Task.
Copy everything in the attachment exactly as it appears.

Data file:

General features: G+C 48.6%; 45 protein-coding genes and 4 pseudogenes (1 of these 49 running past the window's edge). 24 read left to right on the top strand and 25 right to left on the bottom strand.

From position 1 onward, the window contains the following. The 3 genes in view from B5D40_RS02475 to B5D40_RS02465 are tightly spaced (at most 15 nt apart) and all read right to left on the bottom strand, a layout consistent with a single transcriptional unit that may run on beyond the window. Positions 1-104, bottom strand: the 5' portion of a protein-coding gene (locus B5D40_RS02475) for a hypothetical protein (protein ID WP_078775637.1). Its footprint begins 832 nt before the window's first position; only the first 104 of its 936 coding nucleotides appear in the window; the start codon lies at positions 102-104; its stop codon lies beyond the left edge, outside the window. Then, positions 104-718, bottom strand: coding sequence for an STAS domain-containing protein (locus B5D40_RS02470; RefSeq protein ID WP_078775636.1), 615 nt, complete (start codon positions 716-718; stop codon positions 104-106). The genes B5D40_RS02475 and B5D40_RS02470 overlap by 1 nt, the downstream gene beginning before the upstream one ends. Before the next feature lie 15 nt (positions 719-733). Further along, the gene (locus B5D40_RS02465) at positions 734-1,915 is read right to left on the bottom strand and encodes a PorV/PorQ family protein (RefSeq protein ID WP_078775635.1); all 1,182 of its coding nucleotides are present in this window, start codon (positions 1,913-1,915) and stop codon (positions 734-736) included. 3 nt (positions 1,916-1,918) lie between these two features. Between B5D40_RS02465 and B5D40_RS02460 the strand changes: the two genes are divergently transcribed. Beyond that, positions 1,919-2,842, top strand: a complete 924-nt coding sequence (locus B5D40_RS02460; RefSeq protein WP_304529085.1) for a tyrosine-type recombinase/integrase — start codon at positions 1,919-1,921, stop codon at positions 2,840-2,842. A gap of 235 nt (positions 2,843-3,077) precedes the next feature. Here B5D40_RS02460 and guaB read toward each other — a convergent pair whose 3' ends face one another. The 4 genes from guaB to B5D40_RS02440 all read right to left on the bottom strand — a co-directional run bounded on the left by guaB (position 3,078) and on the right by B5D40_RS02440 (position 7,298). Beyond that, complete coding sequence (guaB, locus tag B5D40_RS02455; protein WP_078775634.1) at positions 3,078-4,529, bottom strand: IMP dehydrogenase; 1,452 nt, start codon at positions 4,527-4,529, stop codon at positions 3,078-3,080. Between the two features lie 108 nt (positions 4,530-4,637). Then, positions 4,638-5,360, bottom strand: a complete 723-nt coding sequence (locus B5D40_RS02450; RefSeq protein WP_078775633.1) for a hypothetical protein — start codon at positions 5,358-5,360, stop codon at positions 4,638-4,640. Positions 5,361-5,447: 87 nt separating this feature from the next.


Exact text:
General features: G+C 48.6%; 45 protein-coding genes and 4 pseudogenes (1 of these 49 running past the window's edge). 24 read left to right on the top strand and 25 right to left on the bottom strand.

From position 1 onward, the window contains the following. The 3 genes in view from B5D40_RS02475 to B5D40_RS02465 are tightly spaced (at most 15 nt apart) and all read right to left on the bottom strand, a layout consistent with a single transcriptional unit that may run on beyond the window. Positions 1-104, bottom strand: the 5' portion of a protein-coding gene (locus B5D40_RS02475) for a hypothetical protein (protein ID WP_078775637.1). Its footprint begins 832 nt before the window's first position; only the first 104 of its 936 coding nucleotides appear in the window; the start codon lies at positions 102-104; its stop codon lies beyond the left edge, outside the window. Then, positions 104-718, bottom strand: coding sequence for an STAS domain-containing protein (locus B5D40_RS02470; RefSeq protein ID WP_078775636.1), 615 nt, complete (start codon positions 716-718; stop codon positions 104-106). The genes B5D40_RS02475 and B5D40_RS02470 overlap by 1 nt, the downstream gene beginning before the upstream one ends. Before the next feature lie 15 nt (positions 719-733). Further along, the gene (locus B5D40_RS02465) at positions 734-1,915 is read right to left on the bottom strand and encodes a PorV/PorQ family protein (RefSeq protein ID WP_078775635.1); all 1,182 of its coding nucleotides are present in this window, start codon (positions 1,913-1,915) and stop codon (positions 734-736) included. 3 nt (positions 1,916-1,918) lie between these two features. Between B5D40_RS02465 and B5D40_RS02460 the strand changes: the two genes are divergently transcribed. Beyond that, positions 1,919-2,842, top strand: a complete 924-nt coding sequence (locus B5D40_RS02460; RefSeq protein WP_304529085.1) for a tyrosine-type recombinase/integrase — start codon at positions 1,919-1,921, stop codon at positions 2,840-2,842. A gap of 235 nt (positions 2,843-3,077) precedes the next feature. Here B5D40_RS02460 and guaB read toward each other — a convergent pair whose 3' ends face one another. The 4 genes from guaB to B5D40_RS02440 all read right to left on the bottom strand — a co-directional run bounded on the left by guaB (position 3,078) and on the right by B5D40_RS02440 (position 7,298). Beyond that, complete coding sequence (guaB, locus tag B5D40_RS02455; protein WP_078775634.1) at positions 3,078-4,529, bottom strand: IMP dehydrogenase; 1,452 nt, start codon at positions 4,527-4,529, stop codon at positions 3,078-3,080. Between the two features lie 108 nt (positions 4,530-4,637). Then, positions 4,638-5,360, bottom strand: a complete 723-nt coding sequence (locus B5D40_RS02450; RefSeq protein WP_078775633.1) for a hypothetical protein — start codon at positions 5,358-5,360, stop codon at positions 4,638-4,640. Positions 5,361-5,447: 87 nt separating this feature from the next.